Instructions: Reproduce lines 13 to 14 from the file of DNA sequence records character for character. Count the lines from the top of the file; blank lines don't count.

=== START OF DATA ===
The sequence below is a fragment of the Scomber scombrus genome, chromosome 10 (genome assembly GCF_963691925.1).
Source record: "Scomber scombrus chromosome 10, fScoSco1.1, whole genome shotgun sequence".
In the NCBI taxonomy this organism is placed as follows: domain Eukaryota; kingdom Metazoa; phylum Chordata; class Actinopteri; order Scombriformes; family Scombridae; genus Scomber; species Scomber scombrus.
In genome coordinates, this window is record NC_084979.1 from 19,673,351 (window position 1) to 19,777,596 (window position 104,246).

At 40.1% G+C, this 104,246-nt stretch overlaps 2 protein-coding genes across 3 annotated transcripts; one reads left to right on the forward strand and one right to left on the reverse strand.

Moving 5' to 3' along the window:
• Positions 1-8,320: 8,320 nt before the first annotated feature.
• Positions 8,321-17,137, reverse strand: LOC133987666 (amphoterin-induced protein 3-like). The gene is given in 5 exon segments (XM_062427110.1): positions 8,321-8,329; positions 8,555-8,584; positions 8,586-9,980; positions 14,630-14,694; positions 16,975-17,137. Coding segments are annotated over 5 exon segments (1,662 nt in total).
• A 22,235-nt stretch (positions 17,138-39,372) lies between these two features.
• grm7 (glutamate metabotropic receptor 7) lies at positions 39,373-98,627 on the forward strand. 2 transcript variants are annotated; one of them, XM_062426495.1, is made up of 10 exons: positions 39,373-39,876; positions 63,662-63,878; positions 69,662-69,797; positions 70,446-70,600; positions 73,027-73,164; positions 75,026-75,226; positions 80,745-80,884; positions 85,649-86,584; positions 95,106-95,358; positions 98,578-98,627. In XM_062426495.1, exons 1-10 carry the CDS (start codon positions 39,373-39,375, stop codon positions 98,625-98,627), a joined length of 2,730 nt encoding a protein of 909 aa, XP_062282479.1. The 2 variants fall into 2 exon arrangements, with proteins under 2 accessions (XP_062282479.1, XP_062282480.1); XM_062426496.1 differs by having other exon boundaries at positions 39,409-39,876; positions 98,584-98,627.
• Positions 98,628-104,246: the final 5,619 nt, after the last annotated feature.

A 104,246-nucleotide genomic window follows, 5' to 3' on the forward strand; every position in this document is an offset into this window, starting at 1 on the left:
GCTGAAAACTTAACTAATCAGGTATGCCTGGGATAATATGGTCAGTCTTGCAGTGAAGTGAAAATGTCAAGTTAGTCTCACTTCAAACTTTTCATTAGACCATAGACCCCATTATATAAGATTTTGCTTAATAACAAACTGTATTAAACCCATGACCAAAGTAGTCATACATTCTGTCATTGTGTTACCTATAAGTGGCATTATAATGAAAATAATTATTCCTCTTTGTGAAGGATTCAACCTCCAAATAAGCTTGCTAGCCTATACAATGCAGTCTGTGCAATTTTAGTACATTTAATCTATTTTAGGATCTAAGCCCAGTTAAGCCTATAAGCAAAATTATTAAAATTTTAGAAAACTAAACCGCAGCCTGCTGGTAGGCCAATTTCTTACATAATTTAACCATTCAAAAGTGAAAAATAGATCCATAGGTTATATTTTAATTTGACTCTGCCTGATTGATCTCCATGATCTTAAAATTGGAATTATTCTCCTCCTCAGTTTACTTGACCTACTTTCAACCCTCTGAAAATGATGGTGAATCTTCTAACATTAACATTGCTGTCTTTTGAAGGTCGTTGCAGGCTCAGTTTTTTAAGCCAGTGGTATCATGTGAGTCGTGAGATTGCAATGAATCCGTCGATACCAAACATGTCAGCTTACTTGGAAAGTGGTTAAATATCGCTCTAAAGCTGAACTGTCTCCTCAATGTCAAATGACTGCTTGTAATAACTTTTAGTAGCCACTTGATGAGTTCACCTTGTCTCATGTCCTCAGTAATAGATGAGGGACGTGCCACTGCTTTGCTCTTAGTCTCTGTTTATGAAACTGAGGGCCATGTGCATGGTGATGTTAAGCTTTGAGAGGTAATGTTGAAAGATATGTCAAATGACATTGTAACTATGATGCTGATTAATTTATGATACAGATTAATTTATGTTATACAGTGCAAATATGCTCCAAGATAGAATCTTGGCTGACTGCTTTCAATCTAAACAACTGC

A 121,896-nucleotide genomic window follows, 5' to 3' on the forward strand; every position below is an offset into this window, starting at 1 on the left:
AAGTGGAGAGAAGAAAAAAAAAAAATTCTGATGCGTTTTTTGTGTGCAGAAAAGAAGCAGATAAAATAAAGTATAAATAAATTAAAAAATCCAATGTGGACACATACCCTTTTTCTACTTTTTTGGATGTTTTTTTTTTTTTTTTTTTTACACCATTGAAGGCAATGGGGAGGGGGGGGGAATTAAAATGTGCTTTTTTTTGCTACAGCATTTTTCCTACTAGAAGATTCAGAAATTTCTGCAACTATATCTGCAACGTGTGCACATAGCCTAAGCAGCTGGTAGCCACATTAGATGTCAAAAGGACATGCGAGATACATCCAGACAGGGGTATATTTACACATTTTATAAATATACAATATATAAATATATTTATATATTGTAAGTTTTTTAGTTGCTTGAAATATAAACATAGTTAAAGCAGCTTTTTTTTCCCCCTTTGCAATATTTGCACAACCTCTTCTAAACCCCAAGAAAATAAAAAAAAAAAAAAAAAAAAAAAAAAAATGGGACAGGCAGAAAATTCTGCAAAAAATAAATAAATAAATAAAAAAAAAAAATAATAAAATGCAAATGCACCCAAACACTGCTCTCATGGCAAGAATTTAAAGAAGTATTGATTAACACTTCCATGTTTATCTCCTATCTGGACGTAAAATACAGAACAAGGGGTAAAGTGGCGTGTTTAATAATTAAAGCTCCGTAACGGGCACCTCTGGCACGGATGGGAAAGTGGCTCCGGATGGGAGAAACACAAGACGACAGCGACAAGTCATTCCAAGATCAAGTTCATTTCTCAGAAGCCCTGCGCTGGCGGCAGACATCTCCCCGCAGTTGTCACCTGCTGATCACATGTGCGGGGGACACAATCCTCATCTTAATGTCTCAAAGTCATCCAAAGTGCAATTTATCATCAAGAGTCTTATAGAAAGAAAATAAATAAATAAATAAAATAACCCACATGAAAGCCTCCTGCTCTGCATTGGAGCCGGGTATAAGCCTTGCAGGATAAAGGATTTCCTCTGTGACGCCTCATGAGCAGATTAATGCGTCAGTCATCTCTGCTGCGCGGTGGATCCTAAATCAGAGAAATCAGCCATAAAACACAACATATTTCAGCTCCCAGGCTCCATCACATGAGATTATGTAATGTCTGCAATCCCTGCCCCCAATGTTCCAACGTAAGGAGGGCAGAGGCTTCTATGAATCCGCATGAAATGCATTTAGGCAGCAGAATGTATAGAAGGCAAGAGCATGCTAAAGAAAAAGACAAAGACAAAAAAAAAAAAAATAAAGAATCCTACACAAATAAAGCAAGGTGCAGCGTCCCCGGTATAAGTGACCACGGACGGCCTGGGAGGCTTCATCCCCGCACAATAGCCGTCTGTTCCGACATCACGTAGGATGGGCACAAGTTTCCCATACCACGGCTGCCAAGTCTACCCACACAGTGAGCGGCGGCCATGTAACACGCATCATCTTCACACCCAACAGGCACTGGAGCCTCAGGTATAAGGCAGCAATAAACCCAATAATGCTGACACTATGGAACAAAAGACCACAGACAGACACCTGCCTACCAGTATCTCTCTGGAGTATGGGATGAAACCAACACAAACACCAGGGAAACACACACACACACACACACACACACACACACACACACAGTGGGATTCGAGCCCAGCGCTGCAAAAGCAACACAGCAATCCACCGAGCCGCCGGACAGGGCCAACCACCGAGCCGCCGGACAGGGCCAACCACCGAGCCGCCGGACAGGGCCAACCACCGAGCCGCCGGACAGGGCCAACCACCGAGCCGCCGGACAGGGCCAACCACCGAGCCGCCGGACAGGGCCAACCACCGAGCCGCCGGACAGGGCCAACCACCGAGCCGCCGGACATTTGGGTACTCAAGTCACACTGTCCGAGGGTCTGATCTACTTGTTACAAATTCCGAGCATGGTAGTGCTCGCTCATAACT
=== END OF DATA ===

GCTGAAAACTTAACTAATCAGGTATGCCTGGGATAATATGGTCAGTCTTGCAGTGAAGTGAAAATGTCAAGTTAGTCTCACTTCAAACTTTTCATTAGACCATAGACCCCATTATATAAGATTTTGCTTAATAACAAACTGTATTAAACCCATGACCAAAGTAGTCATACATTCTGTCATTGTGTTACCTATAAGTGGCATTATAATGAAAATAATTATTCCTCTTTGTGAAGGATTCAACCTCCAAATAAGCTTGCTAGCCTATACAATGCAGTCTGTGCAATTTTAGTACATTTAATCTATTTTAGGATCTAAGCCCAGTTAAGCCTATAAGCAAAATTATTAAAATTTTAGAAAACTAAACCGCAGCCTGCTGGTAGGCCAATTTCTTACATAATTTAACCATTCAAAAGTGAAAAATAGATCCATAGGTTATATTTTAATTTGACTCTGCCTGATTGATCTCCATGATCTTAAAATTGGAATTATTCTCCTCCTCAGTTTACTTGACCTACTTTCAACCCTCTGAAAATGATGGTGAATCTTCTAACATTAACATTGCTGTCTTTTGAAGGTCGTTGCAGGCTCAGTTTTTTAAGCCAGTGGTATCATGTGAGTCGTGAGATTGCAATGAATCCGTCGATACCAAACATGTCAGCTTACTTGGAAAGTGGTTAAATATCGCTCTAAAGCTGAACTGTCTCCTCAATGTCAAATGACTGCTTGTAATAACTTTTAGTAGCCACTTGATGAGTTCACCTTGTCTCATGTCCTCAGTAATAGATGAGGGACGTGCCACTGCTTTGCTCTTAGTCTCTGTTTATGAAACTGAGGGCCATGTGCATGGTGATGTTAAGCTTTGAGAGGTAATGTTGAAAGATATGTCAAATGACATTGTAACTATGATGCTGATTAATTTATGATACAGATTAATTTATGTTATACAGTGCAAATATGCTCCAAGATAGAATCTTGGCTGACTGCTTTCAATCTAAACAACTGC

A 121,896-nucleotide genomic window follows, 5' to 3' on the forward strand; every position below is an offset into this window, starting at 1 on the left: